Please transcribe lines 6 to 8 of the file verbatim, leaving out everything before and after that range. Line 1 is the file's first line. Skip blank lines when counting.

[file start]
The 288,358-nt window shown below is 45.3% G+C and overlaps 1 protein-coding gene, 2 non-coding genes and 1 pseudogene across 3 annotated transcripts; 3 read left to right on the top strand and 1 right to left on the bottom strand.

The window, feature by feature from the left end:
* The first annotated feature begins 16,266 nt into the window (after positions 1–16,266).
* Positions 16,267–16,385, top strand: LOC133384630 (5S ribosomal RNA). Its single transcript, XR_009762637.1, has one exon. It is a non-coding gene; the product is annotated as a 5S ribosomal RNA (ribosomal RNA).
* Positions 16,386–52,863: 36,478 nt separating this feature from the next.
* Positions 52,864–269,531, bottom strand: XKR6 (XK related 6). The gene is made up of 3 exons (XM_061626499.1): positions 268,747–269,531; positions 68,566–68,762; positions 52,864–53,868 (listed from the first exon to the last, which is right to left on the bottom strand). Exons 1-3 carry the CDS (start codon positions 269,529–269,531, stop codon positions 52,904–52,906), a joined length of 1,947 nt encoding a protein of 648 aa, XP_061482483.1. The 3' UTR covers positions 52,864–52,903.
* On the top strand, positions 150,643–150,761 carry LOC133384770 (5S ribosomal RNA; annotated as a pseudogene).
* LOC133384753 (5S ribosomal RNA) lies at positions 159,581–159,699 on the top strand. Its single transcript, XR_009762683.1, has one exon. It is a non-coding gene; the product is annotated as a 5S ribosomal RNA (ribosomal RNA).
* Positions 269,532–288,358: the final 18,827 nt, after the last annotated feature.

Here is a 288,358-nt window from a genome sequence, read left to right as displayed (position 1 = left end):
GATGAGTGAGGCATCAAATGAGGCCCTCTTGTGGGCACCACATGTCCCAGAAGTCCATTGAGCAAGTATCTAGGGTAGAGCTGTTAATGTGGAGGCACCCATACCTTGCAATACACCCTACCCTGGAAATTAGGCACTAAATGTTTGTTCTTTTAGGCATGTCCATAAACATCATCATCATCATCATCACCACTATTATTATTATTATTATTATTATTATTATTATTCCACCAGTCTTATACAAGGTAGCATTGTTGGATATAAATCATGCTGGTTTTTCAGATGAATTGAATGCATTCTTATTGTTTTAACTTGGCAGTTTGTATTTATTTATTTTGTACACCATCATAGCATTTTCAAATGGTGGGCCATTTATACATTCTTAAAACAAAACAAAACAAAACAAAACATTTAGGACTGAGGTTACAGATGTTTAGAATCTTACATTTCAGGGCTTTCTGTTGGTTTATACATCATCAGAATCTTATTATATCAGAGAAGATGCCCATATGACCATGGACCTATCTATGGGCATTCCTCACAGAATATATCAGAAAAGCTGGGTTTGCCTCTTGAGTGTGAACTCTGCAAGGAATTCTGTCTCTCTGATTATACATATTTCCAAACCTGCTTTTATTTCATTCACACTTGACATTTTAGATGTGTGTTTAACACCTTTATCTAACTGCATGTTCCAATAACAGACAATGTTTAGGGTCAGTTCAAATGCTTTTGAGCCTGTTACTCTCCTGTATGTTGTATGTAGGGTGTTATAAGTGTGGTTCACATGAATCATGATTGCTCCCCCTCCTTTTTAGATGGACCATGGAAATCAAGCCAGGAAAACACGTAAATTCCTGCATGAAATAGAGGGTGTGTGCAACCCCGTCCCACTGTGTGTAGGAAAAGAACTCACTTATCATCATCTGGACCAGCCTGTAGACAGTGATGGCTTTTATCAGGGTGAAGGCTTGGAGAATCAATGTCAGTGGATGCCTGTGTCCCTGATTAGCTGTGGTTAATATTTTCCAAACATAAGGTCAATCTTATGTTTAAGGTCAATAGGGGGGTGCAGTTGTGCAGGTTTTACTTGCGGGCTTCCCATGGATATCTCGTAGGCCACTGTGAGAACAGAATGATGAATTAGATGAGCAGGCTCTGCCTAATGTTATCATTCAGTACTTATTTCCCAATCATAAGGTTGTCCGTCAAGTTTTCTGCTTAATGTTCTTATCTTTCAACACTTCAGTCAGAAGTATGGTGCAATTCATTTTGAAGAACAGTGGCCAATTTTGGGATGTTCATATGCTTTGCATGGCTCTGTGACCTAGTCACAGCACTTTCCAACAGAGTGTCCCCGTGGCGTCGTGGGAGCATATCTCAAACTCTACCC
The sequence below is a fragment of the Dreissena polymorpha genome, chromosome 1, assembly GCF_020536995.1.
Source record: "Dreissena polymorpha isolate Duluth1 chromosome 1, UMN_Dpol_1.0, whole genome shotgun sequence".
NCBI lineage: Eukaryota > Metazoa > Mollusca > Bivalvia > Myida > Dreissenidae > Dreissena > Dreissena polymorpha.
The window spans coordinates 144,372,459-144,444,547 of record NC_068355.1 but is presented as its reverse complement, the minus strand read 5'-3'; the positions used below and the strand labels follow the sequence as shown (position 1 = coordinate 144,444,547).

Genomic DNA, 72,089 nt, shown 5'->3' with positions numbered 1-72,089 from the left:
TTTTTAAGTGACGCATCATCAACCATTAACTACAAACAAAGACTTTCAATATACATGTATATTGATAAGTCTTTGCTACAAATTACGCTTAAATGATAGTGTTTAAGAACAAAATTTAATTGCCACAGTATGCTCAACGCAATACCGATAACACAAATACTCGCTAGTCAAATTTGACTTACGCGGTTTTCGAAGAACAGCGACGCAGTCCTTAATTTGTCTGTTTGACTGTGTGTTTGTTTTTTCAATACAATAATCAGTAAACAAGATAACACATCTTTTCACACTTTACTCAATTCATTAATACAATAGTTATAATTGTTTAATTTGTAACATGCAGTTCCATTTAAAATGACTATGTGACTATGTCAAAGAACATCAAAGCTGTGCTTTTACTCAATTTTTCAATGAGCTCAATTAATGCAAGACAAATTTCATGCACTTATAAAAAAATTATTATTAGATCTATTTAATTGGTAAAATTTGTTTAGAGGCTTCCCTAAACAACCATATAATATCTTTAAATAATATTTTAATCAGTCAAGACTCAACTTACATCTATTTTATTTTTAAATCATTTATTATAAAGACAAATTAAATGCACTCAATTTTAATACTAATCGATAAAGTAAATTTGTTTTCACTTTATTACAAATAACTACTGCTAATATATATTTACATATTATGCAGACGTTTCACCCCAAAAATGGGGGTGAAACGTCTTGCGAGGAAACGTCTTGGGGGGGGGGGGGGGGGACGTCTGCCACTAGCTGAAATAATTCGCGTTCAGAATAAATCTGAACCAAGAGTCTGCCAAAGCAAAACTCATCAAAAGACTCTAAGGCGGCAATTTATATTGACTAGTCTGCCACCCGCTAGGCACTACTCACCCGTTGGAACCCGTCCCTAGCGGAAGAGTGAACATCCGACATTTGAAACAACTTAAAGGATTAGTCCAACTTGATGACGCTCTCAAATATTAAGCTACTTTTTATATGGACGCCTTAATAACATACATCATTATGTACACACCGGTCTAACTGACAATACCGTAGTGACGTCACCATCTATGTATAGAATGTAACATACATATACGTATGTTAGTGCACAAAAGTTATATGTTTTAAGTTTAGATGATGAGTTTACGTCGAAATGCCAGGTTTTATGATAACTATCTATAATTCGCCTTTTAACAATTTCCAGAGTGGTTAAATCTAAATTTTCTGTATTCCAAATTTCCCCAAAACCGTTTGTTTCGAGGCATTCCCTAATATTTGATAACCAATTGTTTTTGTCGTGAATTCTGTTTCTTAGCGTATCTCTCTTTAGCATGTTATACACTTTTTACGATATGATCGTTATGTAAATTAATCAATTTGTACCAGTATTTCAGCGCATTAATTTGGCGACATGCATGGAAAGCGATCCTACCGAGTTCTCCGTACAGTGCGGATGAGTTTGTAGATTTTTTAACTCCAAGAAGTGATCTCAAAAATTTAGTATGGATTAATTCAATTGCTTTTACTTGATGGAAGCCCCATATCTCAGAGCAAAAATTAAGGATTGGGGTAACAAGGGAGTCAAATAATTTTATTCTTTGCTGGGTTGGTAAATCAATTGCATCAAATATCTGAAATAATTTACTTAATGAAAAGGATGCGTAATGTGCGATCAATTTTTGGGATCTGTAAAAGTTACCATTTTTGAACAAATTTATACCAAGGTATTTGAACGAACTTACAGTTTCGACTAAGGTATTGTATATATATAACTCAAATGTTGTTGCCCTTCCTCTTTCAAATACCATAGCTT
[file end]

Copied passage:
* Positions 52,864–269,531, bottom strand: XKR6 (XK related 6). The gene is made up of 3 exons (XM_061626499.1): positions 268,747–269,531; positions 68,566–68,762; positions 52,864–53,868 (listed from the first exon to the last, which is right to left on the bottom strand). Exons 1-3 carry the CDS (start codon positions 269,529–269,531, stop codon positions 52,904–52,906), a joined length of 1,947 nt encoding a protein of 648 aa, XP_061482483.1. The 3' UTR covers positions 52,864–52,903.
* On the top strand, positions 150,643–150,761 carry LOC133384770 (5S ribosomal RNA; annotated as a pseudogene).
* LOC133384753 (5S ribosomal RNA) lies at positions 159,581–159,699 on the top strand. Its single transcript, XR_009762683.1, has one exon. It is a non-coding gene; the product is annotated as a 5S ribosomal RNA (ribosomal RNA).